"I've been in veterinary medicine for over 10 years, including several years in emergency critical care," Scott said. "Prescription medicines come with a lot of scary side effects. Our olive oil-containing CBD product offers a more natural approach."
One of the related legal issues now has to do with levels of yet another compound known by a three letter acronym: THC, which stands for tetrahydrocannabinol. It is the primary mind-altering component of cannabis. When the plant is grown for its fiber and other non-psychoactive uses, it is commonly called hemp.
Pet treats made from hemp that contain CBD, but less than .3 percent THC, can be sold at any pet store or online. Heidi Hill, a homeopathist and the owner of Holistic Hound pet store in Berkeley, offers a line of such treats made with hemp organically grown in Colorado.
"I don't smoke pot," Hill told Seeker. "It is also out of my comfort zone to give pets THC-containing products. Animals are very sensitive to it."
"But I have observed how the CBD treats have helped multiple animals, including cats," she added, before whipping out a long list of testimonials from enthusiastic clients. Hill fed her own dog Pearl the treats after the canine was diagnosed with Cushing's disease, and said they improved Pearl's appetite and quality of life.
Ahna Brutlag, a board-certified veterinary toxicologist at the Pet Poison Helpline, agrees with Hill that pets should not be exposed to THC.
"We continue to receive more and more calls about pets getting into their owner's marijuana," Brutlag told Seeker. "In fact, over the past six years, we've had a 448 percent increase. The biggest shift, for us, has been the source of marijuana to which pets are exposed."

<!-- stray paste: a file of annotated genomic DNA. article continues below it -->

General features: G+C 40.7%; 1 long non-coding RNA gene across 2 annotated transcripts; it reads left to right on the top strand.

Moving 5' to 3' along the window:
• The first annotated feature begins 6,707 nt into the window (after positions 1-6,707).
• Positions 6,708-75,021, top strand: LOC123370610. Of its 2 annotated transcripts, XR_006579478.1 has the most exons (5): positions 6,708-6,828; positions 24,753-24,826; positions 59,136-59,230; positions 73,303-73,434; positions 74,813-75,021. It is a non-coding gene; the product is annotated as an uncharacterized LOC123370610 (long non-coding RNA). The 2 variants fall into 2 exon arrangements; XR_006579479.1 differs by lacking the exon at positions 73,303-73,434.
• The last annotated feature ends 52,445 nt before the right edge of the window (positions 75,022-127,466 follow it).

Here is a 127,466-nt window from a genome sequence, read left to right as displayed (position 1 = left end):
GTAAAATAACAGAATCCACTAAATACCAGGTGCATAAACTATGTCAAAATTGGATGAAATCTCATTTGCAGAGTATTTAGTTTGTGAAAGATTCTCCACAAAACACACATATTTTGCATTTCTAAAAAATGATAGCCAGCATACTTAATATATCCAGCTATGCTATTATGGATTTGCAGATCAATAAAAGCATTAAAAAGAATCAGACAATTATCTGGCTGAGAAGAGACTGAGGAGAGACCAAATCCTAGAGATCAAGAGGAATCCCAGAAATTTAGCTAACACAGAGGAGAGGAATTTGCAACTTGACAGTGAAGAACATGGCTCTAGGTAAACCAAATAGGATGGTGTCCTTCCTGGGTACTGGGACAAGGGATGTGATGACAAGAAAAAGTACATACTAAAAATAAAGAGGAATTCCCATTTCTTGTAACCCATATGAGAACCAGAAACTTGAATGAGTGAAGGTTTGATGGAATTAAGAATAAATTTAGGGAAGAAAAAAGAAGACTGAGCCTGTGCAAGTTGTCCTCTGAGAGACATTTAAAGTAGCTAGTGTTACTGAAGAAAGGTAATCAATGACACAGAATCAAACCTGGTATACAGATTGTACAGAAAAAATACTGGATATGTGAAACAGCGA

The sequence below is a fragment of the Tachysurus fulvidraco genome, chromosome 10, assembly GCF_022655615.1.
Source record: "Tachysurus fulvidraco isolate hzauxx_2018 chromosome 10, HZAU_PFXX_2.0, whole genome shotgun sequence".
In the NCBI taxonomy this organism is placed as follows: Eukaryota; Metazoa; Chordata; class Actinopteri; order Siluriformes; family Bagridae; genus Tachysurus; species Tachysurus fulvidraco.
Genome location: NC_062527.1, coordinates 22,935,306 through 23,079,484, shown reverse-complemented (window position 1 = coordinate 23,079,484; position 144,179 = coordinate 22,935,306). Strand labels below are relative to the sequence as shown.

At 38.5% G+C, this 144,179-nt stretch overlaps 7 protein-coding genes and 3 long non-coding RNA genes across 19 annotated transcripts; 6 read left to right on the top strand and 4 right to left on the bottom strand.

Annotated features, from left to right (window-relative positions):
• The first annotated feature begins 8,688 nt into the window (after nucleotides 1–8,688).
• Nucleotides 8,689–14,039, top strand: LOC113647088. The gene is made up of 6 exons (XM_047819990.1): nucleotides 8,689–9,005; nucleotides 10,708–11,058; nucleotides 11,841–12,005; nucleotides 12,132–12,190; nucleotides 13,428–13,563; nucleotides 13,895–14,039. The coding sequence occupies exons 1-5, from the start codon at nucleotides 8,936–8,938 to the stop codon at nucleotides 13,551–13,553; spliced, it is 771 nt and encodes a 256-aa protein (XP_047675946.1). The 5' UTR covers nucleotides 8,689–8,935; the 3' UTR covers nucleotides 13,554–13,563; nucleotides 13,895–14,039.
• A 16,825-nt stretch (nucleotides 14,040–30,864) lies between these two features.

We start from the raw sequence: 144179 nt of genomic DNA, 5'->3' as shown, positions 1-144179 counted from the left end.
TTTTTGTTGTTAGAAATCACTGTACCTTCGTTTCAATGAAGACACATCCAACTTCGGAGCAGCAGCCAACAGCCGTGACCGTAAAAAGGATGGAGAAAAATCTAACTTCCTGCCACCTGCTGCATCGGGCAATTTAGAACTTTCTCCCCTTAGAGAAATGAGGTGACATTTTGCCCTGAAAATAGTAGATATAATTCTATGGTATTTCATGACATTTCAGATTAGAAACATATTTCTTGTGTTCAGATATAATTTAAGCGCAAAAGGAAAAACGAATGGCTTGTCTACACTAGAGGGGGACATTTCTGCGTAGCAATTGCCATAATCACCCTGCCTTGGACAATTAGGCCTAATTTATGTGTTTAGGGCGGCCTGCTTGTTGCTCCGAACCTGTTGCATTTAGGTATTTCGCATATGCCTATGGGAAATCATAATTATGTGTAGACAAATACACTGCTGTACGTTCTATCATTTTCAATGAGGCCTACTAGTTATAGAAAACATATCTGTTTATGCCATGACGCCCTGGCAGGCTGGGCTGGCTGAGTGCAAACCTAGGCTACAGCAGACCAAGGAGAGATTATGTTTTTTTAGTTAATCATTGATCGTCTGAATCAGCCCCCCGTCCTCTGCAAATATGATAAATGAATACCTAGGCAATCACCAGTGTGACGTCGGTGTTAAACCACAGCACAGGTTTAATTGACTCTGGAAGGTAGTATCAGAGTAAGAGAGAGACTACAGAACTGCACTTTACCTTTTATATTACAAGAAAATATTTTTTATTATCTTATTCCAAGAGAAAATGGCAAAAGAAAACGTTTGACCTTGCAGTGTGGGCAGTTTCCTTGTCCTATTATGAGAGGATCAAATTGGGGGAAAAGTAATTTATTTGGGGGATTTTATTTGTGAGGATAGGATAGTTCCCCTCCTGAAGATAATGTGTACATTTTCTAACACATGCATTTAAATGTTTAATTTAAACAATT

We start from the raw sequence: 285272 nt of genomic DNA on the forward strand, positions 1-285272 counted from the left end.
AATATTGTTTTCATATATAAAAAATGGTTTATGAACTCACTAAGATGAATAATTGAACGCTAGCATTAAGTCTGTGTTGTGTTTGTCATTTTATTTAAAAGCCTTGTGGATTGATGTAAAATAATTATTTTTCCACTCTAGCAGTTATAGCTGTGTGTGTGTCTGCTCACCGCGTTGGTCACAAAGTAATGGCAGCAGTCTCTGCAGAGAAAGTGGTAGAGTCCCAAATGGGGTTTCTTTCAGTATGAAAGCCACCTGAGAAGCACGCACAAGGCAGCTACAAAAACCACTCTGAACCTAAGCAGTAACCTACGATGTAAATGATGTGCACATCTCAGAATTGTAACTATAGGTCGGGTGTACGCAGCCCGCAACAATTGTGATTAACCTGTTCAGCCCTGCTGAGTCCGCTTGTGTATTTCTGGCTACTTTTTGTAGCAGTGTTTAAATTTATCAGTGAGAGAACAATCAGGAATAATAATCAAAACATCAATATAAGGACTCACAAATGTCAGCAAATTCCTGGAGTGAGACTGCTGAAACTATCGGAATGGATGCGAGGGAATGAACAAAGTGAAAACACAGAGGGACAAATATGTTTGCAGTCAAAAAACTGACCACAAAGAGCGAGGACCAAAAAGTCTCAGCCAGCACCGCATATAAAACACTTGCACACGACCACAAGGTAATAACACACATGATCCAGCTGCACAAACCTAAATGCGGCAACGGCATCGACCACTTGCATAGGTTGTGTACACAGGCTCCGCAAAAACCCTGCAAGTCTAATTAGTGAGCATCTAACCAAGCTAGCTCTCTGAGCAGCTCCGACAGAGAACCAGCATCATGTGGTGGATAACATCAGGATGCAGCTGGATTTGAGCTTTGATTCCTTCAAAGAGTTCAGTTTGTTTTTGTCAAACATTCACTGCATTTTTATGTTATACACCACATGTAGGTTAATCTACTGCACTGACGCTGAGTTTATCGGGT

RELATED: Where Did Marijuana Come From and How Did It Spread?
She explained that the rising use of "medibles," edible marijuana products made for humans and not pets, pose one of the biggest dangers. They often contain chocolate, which adds an extra risk for poisoning, especially in dogs and cats. Smoking, as opposed to vaping, medical marijuana can cause problems too if the owner does this around their pet. Birds and cats can, in particular, be very sensitive to the smoke, Brutlag said.
Owners of pet pigs, rabbits, ferrets, horses, and even a kinkajou that chowed down on her caretaker's marijuana-laced brownies have all placed frantic calls to the Helpline. Symptoms vary from the animal appearing drunk to experiencing dangerously high heart rates.
"Remember that medical marijuana [meant and dosed for humans] is a medication and, like all meds, should be kept well out of reach of pets and children," she said. "Pets are opportunistic, indiscriminate eaters, so if you leave something tasty in their vicinity, don't be surprised if they eat it -- all of it."
"One of the biggest concerns with pets ingesting marijuana-laced foods is that they don't just stop with one brownie; they'll eat as many brownies as possible. This can result in serious and potentially life-threatening overdoses."
WATCH VIDEO: Does Marijuana Make You A Loser? Not Necessarily